Une bêtise: You will do foolish things, but do them with enthusiasm.
Draguer: At what age are you "lucky" to be hit on (or even noticed at all)?

Boui-boui: Jackie and I lick windows in Miami while Jean-Marc gets stuck in immigration

Signs in key west floridaKeeping this French language journal going is a joyous struggle: there is joy in writing it and there is a struggle in maintaining it. Your help is not only appreciated--it keeps me employed. One very helpful way to support this site is to buy a book for a friend, via this link. Or scroll to the end of this post for other options. Now on to today's story, packed with useful French vocabulary in context. Enjoy and bonne lecture! 

Today's French Word: un boui-boui 

   : a small, cheap restaurant, a greasy spoon

Audio File: Click here to listen to Jean-Marc read in French:  

À Freeport, une île de l'archipel des Bahamas, je me suis arrêté pendant 10 minutes dans un petit boui-boui pour avaler des ailes de poulet. In Freeport, an island in the Bahamas archipelago, I stopped for 10 minutes in a small greasy spoon to woof down some chicken wings.

A DAY IN A FRENCH LIFE by Kristi Espinasse

A Quick Jaunt to the Bahamas from Miami? Quel Calvaire!

***
All the mask-toting travelers at the airports in Miami, Marseilles, and Munich, made me ill-at-ease, but, apart from the coronavirus scare, our trip to Florida to visit our 22-year-old daughter went relatively smoothly.

Now relaxing on South Miami Beach, my husband suggested a day trip to the island of Bimini--a 4-hour boat ride aller-retour--I knew right away I didn't want to go. The old Kristi would've tagged along (and moaned and groaned the whole intrepid way). But the new Kristi simply released her thrill-seeking husband to court the unknown all on his own. "I'll spend the day with Jackie," I asserted, and so followed my instincts this time around...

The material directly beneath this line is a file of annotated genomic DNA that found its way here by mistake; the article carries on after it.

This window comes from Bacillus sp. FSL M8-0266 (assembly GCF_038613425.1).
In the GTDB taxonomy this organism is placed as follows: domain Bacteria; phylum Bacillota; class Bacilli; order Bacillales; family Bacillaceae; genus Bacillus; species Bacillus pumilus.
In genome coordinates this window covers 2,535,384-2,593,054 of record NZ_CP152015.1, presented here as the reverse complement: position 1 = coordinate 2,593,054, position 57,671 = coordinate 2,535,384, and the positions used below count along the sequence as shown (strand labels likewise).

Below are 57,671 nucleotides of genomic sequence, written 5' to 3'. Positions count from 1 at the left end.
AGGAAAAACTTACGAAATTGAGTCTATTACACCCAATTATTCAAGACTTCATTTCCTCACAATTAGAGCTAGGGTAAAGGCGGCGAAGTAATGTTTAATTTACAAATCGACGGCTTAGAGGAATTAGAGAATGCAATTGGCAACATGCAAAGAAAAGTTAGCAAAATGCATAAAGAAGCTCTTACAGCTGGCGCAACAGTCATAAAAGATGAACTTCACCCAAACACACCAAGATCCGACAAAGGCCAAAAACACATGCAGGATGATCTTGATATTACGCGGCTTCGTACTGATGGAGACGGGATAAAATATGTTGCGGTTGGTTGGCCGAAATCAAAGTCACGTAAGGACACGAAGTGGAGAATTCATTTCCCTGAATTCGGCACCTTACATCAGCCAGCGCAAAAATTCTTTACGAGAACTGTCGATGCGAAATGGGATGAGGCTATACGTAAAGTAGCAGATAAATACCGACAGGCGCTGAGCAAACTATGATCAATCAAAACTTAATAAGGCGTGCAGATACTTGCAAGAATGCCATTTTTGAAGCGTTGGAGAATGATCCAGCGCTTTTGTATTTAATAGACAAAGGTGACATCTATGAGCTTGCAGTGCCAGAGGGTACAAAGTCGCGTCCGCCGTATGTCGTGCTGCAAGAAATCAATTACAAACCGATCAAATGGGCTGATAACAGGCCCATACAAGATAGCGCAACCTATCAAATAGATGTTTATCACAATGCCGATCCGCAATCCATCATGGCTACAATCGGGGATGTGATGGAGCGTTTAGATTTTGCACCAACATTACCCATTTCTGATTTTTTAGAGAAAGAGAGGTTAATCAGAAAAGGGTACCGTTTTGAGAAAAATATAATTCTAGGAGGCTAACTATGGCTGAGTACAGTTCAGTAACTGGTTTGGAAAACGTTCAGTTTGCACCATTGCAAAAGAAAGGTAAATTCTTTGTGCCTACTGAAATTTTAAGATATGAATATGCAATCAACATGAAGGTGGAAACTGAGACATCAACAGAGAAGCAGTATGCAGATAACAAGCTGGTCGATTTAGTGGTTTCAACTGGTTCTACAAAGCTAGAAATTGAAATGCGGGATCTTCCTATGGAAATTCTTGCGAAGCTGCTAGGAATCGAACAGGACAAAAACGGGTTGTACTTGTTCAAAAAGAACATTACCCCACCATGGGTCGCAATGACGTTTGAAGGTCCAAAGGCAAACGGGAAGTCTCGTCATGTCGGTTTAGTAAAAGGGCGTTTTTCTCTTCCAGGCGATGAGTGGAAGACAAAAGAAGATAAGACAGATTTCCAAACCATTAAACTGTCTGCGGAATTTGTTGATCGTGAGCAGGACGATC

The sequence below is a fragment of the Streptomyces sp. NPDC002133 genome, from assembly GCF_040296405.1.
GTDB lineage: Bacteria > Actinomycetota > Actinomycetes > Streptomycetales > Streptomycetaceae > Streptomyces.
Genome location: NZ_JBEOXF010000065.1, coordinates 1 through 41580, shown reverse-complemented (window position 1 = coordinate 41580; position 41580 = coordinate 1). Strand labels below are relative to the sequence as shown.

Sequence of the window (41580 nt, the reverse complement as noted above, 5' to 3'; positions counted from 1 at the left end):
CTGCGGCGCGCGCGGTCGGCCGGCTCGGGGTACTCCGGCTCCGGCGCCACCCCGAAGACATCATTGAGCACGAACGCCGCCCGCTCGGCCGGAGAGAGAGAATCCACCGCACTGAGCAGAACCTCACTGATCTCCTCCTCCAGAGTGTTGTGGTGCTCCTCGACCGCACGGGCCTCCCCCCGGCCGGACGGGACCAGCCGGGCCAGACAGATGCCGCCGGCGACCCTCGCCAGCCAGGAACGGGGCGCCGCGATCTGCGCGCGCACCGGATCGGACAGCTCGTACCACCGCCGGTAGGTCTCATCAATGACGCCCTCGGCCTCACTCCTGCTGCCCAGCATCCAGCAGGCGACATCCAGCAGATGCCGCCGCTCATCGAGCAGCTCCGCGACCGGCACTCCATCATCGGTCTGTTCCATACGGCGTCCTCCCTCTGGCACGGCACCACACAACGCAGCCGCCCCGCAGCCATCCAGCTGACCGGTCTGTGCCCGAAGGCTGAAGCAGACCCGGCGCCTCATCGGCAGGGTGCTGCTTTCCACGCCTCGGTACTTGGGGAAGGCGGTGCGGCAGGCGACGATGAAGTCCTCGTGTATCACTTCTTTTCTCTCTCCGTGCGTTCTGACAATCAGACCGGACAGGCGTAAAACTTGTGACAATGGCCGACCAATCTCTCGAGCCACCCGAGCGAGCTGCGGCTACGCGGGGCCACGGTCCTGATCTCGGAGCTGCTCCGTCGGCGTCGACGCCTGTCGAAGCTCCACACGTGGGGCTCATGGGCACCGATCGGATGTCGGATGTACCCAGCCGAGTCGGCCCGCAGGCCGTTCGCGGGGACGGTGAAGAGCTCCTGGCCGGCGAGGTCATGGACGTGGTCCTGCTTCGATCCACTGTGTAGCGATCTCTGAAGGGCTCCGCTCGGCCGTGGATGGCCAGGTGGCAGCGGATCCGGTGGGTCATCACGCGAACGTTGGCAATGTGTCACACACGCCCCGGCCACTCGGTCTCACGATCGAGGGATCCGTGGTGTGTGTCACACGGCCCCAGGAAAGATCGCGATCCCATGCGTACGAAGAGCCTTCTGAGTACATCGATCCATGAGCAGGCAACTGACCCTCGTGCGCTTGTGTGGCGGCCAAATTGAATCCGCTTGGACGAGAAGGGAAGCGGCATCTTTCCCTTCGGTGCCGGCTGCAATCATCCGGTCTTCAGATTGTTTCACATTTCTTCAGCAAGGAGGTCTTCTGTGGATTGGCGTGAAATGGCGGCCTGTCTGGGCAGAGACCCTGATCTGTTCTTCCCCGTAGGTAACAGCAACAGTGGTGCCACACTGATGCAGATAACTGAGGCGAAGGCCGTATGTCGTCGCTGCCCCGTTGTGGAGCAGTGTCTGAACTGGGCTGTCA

...and was spared The 20-hour épreuve my husband would soon suffer....

On Sunday morning Jean-Marc's alarm sounded at 5:30 a.m. causing Jackie (asleep on an air mattress on the floor of our studio rental) to stir and me to ask a few pertinent questions: sun hat? water? ESTA* papers (in addition to his passport, would he need some sort of Visa or waiver)?  

Jean-Marc threw on his yellow and green Brazil soccer jersey, his old swim trunks, and donned his purple Phoenix Suns casquette in time to catch a shuttle that would take him to the port in Fort Lauderdale. As he rushed out the door into the cold dark street, I stretched cozily across the bed, enjoying the extra space and une grasse matinée. 

By 9:45, Jean-Marc was four hours into his journey to the Bahamas (and still waiting for his boat in the Fort Lauderdale terminal...). Meantime, ma fille et moi were en route to a leisurely breakfast at The W Hotel on South Beach. And quelle chance! Jackie's manager treated us to a free buffet, in thanks for Jackie's excellent service as a waitress at their establishment. Qu'est-ce qu'on est fier de notre fille! As we enjoyed les gaufres with heaps of cream, strawberries, and syrup, Jackie mentioned that Papa needed help with his odds-n-ends (yellow, green and purple...) wardrobe. "Your Dad is into vistas and not vêtements... Seashores and summits, not style or trends," I laughed, trying to imagine just where he was now in his adventure: snorkeling beneath turquoise waters? Sunning on a pristine Bahamas beach? Kissing a mermaid? (as he threatened to do when I declined to go with him).

As we ate we were blissfully unaware of Jean-Marc's own petit déj : he had only managed to down a coffee, too seasick from being stuck on a ferry boat. Turns out after that 45-minute shuttle from hell (crazy driver!) and the 2-hour wait at the port terminal, our day-tripper finally made it onto the boat for the 2-hour crossing...only to be redirected away from Bimini owing to rough waters! It was too bumpy, too dangerous to let passengers disembark. So the ship set sail to another island.